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Clinical significance of microbial growth on the surfaces of silicone tubes removed from dacryocystorhinostomy patients. / Kim, Sung Eun; Lee, Sung Jun; Lee, Sang Yeul; Yoon, Jinsook.

In: American Journal of Ophthalmology, Vol. 153, No. 2, 01.01.2012.

Research output: Contribution to journalArticle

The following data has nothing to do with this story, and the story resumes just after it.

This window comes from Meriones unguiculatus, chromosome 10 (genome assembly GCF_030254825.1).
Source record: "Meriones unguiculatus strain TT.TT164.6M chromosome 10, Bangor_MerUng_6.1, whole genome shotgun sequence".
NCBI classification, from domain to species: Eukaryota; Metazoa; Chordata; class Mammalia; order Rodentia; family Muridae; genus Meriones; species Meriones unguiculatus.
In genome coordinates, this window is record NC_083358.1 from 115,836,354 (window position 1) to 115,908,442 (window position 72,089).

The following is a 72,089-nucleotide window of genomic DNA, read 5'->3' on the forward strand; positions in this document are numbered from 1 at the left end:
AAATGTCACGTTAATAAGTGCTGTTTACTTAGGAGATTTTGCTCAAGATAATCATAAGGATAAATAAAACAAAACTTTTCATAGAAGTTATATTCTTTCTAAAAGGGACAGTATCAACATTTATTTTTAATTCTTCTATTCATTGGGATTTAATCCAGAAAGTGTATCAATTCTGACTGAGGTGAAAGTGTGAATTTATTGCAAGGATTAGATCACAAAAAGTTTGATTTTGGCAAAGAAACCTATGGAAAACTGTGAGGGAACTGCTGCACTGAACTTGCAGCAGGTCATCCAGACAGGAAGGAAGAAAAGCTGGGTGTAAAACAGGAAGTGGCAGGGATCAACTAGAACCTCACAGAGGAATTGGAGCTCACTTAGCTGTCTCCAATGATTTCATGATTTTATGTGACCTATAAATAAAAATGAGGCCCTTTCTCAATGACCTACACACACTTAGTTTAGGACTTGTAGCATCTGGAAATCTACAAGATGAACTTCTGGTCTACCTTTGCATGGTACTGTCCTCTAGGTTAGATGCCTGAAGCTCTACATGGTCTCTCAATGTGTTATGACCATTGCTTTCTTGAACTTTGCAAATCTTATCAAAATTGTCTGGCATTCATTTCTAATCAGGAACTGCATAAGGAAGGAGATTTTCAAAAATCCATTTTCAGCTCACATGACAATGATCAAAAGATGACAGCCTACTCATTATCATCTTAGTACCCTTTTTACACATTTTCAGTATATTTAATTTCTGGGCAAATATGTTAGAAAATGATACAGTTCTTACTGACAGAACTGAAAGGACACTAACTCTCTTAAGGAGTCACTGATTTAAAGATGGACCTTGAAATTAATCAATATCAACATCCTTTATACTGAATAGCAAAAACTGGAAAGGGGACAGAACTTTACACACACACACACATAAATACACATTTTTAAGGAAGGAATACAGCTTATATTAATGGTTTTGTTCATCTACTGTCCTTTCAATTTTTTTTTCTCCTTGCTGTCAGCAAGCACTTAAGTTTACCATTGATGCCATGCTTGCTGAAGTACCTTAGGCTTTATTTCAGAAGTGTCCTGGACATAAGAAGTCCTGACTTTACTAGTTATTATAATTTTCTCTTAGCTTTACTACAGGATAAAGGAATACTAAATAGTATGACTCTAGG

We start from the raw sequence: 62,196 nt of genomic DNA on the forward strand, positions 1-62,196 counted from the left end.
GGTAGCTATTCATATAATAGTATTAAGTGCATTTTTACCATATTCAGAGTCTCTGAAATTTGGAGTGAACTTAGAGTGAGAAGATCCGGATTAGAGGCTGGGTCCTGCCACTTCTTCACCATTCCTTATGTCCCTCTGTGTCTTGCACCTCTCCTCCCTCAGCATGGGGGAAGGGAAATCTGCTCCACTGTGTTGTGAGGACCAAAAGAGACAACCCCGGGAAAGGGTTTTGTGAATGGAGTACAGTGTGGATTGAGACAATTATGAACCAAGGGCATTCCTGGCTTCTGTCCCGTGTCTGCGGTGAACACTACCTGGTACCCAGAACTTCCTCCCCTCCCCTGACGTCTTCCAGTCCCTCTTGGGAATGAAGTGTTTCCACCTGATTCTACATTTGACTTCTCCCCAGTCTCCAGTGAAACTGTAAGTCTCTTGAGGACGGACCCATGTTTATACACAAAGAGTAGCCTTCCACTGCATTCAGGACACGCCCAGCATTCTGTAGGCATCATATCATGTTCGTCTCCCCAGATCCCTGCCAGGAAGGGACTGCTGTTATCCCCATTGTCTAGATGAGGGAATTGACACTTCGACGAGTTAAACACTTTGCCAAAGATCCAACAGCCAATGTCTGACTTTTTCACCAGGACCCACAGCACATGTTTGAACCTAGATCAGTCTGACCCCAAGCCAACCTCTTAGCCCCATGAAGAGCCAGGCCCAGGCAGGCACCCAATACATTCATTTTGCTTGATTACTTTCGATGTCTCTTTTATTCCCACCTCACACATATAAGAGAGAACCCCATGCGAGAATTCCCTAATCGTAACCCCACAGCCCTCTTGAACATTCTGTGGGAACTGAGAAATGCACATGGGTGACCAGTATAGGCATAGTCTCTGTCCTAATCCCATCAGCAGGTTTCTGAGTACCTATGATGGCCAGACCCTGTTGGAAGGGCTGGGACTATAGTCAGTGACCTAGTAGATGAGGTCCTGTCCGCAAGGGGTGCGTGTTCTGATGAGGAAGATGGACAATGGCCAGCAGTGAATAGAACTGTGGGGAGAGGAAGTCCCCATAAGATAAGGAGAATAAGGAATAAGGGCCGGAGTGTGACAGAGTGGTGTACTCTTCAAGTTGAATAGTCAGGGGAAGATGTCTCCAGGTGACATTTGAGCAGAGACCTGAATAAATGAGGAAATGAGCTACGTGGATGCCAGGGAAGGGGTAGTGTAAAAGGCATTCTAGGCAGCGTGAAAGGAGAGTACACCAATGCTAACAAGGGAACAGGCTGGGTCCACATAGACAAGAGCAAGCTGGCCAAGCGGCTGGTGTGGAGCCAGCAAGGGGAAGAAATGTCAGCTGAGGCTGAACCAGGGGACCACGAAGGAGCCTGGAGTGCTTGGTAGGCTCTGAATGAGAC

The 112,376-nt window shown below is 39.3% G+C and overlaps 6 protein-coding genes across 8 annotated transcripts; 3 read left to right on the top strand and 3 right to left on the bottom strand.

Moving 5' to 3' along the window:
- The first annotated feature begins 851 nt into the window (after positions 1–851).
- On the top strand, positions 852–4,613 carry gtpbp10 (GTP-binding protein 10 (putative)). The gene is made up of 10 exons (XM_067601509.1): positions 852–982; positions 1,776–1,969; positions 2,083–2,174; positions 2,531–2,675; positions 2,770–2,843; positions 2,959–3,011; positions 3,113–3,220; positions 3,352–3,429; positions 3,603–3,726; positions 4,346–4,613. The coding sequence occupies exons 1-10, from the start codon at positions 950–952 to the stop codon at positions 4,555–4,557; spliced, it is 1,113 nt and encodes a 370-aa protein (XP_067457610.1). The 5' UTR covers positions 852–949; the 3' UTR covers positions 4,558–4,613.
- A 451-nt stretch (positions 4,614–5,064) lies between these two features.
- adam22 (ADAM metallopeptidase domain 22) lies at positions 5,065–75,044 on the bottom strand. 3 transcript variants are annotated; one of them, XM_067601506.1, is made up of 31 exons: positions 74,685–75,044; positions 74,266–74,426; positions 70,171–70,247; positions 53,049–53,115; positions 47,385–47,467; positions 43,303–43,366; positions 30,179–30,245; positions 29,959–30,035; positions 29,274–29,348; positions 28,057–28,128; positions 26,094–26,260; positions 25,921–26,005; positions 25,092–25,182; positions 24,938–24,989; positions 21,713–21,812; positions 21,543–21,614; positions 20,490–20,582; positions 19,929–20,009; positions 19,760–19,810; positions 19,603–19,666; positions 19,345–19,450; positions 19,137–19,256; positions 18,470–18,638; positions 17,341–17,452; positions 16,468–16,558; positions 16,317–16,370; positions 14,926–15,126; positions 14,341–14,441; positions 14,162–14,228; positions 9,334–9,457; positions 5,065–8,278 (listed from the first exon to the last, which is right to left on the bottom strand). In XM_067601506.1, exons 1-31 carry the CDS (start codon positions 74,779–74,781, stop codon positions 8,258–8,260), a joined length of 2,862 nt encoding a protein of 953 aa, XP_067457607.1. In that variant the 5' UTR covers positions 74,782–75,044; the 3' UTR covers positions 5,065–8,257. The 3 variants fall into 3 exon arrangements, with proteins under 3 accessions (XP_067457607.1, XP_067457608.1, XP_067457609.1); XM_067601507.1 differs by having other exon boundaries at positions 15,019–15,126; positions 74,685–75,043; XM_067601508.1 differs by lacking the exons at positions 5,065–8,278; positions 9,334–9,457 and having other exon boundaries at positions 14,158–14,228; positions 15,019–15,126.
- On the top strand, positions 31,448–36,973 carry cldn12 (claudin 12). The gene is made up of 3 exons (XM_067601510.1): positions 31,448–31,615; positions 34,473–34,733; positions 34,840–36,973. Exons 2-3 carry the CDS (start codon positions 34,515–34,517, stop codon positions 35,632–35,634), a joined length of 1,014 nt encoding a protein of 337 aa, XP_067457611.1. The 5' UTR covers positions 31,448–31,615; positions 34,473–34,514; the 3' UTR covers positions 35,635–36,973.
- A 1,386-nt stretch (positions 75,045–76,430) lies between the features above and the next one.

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AB - Purpose: To investigate the bacterial infection of silicone tubes removed from patients who underwent dacryocystorhinostomy (DCR) and assess the correlation between the culture results and postoperative clinical features. Design: Retrospective observational case series. Methods: Consecutive epiphora patients who underwent external or endoscopic DCR surgery were reviewed. The postoperatively removed silicone tubes were cultured. Preoperative canalicular stenosis and nasal septal hypertrophy, postoperative inflammation, membranous obstruction of nasal mucosa, and the duration of silicone intubation were reviewed. Correlations between the results of bacterial culture and clinical features were verified. Results: A total of 39 silicone tubes removed from 33 patients were cultured: 34 (87.2%) external DCR cases and 5 (12.8%) endoscopic DCR. Culture provided positive results in 37 cases (94.9%). A total of 52 isolates were identified: 73.1% gram-positive bacteria, 23.1% gram-negative bacteria, and 3.8% fungi. Of the gram-positive organisms, 73.9% were Staphylococcus aureus. Most of the gram-negative organisms were Pseudomonas aeruginosa, found in 5 eyes. The time of tube placement was significantly longer in cases with P. aeruginosa than in those with other bacteria (P =.001). The rate of pseudomonas infection was significantly higher in cases with revision than in those without revision (P =.001). Final surgical failure was significantly related with canalicular stenosis (P =.017), pus discharge at extubation (P <.001), history of endoscopic revision (P =.001), and pseudomonal infection (P =.010). Conclusions: Various bacterial species were cultured from removed silicone tubes. Although many of them were normal flora, P. aeruginosa infection showed significant relation with membranous obstruction of nasal mucosa, prolonged silicone intubation, and surgical failure.